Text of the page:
Nutrition-wise, I eat clean. Brown rice, chicken, ostrich steak, bison burgers, veggie burgers, turkey burgers, fruit, protein shakes... That's the route I go. I can fuel myself good at 170 compared to 155. I stay away from the pasta and obviously the pizza, my favorite foods, during fight season.
T-Nation: Back to your coaching mode. Any advice for the average guy who goes to the dojo two to three times a week and says, "I wanna end up in the UFC"?
Serra: You ask a different fighter, he might say something different. My guys, they have to be close to purple belt level, unless they already came in with experience. They have to be able to fight in odd positions on the floor. You don't want to see a guy who's just great standing up. They have to be well-rounded in general.
It's a jiujitsu Disneyland at my school. I make sure my guys are squared-away with the jiujitsu, and with Ray Longo they have to get their hours in with sparring. The guys who want to train and fight right away, I tell them to go find another gym. Just go to another academy. I have no interest in bringing someone through a crash course to go get their teeth knocked out, and I'm not gonna be working their corner.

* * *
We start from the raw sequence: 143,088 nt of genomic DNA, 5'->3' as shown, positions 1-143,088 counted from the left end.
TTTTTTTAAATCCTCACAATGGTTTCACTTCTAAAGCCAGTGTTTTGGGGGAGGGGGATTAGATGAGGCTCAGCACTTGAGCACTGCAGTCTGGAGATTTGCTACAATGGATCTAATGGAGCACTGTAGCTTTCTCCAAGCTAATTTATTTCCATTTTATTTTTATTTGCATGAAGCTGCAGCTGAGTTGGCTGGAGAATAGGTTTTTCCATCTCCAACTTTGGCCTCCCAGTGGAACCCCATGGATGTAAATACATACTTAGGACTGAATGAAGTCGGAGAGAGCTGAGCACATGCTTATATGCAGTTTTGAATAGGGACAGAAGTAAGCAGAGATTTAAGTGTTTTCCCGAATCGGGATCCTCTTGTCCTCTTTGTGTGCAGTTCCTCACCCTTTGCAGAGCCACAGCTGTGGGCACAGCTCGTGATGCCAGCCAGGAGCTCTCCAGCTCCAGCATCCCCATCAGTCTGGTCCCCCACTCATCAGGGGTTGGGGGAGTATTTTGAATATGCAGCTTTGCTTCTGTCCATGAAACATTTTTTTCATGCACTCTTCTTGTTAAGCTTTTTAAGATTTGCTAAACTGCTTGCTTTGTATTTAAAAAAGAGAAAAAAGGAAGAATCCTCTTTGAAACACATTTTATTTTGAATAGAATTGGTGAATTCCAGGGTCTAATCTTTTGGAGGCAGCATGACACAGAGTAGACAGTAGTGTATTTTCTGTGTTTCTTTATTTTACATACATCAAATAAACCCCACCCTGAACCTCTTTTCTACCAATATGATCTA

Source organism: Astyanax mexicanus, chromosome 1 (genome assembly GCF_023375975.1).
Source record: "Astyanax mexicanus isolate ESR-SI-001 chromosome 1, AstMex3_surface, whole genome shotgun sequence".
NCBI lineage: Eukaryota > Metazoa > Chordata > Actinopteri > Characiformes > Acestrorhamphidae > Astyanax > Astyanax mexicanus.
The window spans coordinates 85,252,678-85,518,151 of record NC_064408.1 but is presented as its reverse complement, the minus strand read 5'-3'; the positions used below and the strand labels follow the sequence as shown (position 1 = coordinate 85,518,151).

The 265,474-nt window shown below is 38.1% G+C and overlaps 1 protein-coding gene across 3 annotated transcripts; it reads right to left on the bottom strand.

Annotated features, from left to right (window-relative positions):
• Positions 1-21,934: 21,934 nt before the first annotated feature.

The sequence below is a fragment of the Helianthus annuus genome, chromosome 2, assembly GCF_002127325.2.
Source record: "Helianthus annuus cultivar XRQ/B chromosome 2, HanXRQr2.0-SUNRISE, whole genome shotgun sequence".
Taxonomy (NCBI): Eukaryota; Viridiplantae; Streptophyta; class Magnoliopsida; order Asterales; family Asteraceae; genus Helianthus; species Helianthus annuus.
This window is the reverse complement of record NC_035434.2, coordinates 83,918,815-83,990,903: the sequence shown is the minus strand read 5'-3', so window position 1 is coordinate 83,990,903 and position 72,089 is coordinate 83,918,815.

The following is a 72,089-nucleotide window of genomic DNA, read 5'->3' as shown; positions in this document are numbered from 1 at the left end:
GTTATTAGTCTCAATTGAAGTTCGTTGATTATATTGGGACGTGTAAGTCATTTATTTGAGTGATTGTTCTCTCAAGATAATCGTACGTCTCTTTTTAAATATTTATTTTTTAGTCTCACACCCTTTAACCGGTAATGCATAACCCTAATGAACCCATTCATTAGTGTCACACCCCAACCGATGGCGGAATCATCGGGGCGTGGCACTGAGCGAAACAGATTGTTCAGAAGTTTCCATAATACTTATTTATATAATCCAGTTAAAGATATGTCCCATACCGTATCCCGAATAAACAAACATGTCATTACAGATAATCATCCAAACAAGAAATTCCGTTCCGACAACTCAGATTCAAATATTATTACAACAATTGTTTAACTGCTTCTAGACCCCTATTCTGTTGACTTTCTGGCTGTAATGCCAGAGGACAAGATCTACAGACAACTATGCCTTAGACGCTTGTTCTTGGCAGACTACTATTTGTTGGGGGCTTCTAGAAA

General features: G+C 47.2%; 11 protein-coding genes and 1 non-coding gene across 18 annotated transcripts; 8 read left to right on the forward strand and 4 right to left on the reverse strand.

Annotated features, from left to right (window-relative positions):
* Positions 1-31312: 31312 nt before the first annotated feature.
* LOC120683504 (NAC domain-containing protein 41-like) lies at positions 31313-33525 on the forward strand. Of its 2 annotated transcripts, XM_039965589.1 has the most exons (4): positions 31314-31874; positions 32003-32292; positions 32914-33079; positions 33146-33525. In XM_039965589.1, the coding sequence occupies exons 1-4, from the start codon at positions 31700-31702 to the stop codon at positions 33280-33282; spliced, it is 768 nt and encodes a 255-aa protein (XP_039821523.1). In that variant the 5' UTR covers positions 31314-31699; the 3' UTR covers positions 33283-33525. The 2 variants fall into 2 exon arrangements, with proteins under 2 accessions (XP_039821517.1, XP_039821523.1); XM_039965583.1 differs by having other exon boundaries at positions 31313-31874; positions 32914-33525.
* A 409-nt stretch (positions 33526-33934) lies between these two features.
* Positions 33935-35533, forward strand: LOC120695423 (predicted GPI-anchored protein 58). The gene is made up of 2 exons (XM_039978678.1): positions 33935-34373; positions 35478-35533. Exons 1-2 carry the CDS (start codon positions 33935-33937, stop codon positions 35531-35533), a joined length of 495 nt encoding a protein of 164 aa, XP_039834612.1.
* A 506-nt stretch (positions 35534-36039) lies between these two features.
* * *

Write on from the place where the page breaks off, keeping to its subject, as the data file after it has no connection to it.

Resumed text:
I tell them train hard in jiujitsu and get their time in on the mat. Start going into some submission and BJJ tournaments. If they didn't want to go in with the gi, have them go into the submission grappling tournaments. They have to get used to competing in front of people where guys try to take their limbs, get position on them.
They get tired enough out there with the adrenaline, now imagine guys elbowing them in the face. They shouldn't do it just to do it. MMA isn't a sport like that because you can go in there and you can get hurt. You should have your skills squared away, and you can still get hurt.
So, if anybody thinks they're gonna come down to my school and say they want to fight in six months, I tell them to find another school. They gotta put their time in. I put my time in.
T-Nation: Any advice for the guy who doesn't train martial arts at all and just doesn't want to get knocked out by the drunk in the bar?